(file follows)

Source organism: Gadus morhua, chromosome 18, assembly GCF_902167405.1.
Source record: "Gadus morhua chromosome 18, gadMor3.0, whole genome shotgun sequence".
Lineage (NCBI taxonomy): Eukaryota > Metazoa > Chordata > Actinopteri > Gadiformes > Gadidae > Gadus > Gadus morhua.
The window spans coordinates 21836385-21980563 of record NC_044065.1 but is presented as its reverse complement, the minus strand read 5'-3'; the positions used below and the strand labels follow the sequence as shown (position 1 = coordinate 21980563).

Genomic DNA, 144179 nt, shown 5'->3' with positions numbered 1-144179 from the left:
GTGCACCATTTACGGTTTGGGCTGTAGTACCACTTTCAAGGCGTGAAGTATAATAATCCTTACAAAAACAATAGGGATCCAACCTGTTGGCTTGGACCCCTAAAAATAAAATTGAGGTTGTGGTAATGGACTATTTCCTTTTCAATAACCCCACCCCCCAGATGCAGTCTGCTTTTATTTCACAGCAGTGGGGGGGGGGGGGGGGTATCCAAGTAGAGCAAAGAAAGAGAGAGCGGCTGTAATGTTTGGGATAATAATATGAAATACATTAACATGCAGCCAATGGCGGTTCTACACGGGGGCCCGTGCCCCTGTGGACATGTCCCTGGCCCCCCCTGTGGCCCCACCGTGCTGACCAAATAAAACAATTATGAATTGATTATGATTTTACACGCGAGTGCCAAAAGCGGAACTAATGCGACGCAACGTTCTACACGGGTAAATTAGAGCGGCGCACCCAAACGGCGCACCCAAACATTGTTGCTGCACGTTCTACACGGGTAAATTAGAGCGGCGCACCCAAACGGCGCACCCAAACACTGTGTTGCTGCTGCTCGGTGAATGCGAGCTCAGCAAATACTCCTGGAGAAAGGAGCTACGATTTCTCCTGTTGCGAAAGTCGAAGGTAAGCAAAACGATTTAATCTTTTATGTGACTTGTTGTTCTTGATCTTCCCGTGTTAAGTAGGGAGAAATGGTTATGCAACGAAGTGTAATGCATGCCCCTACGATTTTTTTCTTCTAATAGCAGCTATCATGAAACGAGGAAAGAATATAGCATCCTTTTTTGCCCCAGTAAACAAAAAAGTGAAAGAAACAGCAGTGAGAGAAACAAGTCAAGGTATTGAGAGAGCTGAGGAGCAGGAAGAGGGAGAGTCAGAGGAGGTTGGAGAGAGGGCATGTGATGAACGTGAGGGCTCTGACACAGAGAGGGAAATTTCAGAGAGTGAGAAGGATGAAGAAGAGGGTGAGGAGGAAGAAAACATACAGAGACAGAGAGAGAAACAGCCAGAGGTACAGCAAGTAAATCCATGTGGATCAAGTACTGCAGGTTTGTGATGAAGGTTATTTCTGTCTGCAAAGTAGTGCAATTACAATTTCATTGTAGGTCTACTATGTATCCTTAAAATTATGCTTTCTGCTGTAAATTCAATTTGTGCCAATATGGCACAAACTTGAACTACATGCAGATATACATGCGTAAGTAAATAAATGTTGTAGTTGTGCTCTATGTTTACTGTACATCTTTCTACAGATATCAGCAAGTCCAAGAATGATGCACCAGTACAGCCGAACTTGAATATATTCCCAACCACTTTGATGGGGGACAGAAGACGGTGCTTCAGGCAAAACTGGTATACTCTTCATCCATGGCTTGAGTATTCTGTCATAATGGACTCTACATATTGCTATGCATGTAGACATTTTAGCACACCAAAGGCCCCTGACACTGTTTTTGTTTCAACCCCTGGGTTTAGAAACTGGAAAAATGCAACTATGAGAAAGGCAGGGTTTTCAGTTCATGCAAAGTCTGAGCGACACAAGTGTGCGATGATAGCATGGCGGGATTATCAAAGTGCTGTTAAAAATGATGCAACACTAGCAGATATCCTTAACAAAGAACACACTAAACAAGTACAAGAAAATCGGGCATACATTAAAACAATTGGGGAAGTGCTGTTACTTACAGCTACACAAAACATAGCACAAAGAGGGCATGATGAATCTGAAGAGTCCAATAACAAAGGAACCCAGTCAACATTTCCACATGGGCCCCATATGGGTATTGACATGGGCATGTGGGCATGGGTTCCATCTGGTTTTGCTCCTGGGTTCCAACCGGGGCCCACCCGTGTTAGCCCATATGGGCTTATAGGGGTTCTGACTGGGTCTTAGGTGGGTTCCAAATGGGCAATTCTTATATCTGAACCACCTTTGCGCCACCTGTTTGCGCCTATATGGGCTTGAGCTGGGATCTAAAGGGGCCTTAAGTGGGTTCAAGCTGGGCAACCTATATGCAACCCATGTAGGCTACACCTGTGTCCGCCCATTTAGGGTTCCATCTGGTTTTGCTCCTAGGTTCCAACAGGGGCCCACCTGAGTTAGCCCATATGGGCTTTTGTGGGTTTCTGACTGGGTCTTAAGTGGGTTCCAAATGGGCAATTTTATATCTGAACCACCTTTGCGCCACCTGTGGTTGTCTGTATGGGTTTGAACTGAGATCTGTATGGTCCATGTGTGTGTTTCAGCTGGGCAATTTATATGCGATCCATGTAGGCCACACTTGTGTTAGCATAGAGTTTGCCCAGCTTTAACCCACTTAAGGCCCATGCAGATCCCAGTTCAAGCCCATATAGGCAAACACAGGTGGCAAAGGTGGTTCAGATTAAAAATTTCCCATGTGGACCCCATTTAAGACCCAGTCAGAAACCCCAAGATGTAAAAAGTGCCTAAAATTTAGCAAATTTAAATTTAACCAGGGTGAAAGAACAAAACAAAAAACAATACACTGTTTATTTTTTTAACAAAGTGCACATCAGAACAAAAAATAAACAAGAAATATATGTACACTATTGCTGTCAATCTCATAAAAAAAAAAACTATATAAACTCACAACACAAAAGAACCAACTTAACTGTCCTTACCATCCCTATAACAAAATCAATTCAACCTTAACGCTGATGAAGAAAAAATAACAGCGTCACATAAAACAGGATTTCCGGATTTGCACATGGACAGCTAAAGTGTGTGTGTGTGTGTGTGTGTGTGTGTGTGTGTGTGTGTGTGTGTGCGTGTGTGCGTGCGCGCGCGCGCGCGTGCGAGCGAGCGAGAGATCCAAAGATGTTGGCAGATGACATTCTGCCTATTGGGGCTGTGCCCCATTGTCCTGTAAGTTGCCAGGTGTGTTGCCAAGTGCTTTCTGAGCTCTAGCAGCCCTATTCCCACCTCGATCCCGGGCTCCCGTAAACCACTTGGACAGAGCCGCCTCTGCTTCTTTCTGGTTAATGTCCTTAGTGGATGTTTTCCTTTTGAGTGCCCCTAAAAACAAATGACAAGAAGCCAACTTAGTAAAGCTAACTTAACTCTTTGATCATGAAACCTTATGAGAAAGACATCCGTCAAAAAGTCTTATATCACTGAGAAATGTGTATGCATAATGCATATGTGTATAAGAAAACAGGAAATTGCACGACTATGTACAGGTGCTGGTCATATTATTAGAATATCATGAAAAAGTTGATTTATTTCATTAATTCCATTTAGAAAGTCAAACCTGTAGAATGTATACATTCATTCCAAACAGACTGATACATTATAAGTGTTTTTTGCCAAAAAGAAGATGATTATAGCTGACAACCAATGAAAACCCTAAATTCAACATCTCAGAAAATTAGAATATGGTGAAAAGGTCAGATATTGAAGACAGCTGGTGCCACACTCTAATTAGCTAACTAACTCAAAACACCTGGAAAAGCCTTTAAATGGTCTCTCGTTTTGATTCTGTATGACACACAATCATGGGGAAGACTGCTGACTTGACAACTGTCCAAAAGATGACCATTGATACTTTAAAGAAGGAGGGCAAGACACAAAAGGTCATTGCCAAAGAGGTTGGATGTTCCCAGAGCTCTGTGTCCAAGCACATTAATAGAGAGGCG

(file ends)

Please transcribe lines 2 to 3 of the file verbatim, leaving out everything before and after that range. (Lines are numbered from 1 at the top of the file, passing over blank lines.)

Source record: "Gadus morhua chromosome 18, gadMor3.0, whole genome shotgun sequence".
Lineage (NCBI taxonomy): Eukaryota > Metazoa > Chordata > Actinopteri > Gadiformes > Gadidae > Gadus > Gadus morhua.